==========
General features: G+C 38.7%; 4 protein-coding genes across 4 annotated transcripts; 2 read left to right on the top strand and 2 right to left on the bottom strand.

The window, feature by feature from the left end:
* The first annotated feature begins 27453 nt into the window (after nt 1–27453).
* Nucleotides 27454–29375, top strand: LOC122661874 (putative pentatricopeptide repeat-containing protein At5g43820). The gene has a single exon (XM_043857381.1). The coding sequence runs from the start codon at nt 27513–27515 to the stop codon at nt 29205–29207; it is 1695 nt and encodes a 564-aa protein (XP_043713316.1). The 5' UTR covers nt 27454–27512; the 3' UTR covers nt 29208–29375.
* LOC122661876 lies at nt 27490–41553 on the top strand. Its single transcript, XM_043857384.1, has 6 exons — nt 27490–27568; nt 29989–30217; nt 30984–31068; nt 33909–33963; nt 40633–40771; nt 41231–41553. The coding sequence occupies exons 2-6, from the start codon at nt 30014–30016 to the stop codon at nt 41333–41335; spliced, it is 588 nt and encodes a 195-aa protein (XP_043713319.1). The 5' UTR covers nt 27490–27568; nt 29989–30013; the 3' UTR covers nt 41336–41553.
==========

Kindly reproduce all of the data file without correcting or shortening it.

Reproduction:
General features: G+C 38.7%; 4 protein-coding genes across 4 annotated transcripts; 2 read left to right on the top strand and 2 right to left on the bottom strand.

The window, feature by feature from the left end:
* The first annotated feature begins 27453 nt into the window (after nt 1–27453).
* Nucleotides 27454–29375, top strand: LOC122661874 (putative pentatricopeptide repeat-containing protein At5g43820). The gene has a single exon (XM_043857381.1). The coding sequence runs from the start codon at nt 27513–27515 to the stop codon at nt 29205–29207; it is 1695 nt and encodes a 564-aa protein (XP_043713316.1). The 5' UTR covers nt 27454–27512; the 3' UTR covers nt 29208–29375.
* LOC122661876 lies at nt 27490–41553 on the top strand. Its single transcript, XM_043857384.1, has 6 exons — nt 27490–27568; nt 29989–30217; nt 30984–31068; nt 33909–33963; nt 40633–40771; nt 41231–41553. The coding sequence occupies exons 2-6, from the start codon at nt 30014–30016 to the stop codon at nt 41333–41335; spliced, it is 588 nt and encodes a 195-aa protein (XP_043713319.1). The 5' UTR covers nt 27490–27568; nt 29989–30013; the 3' UTR covers nt 41336–41553.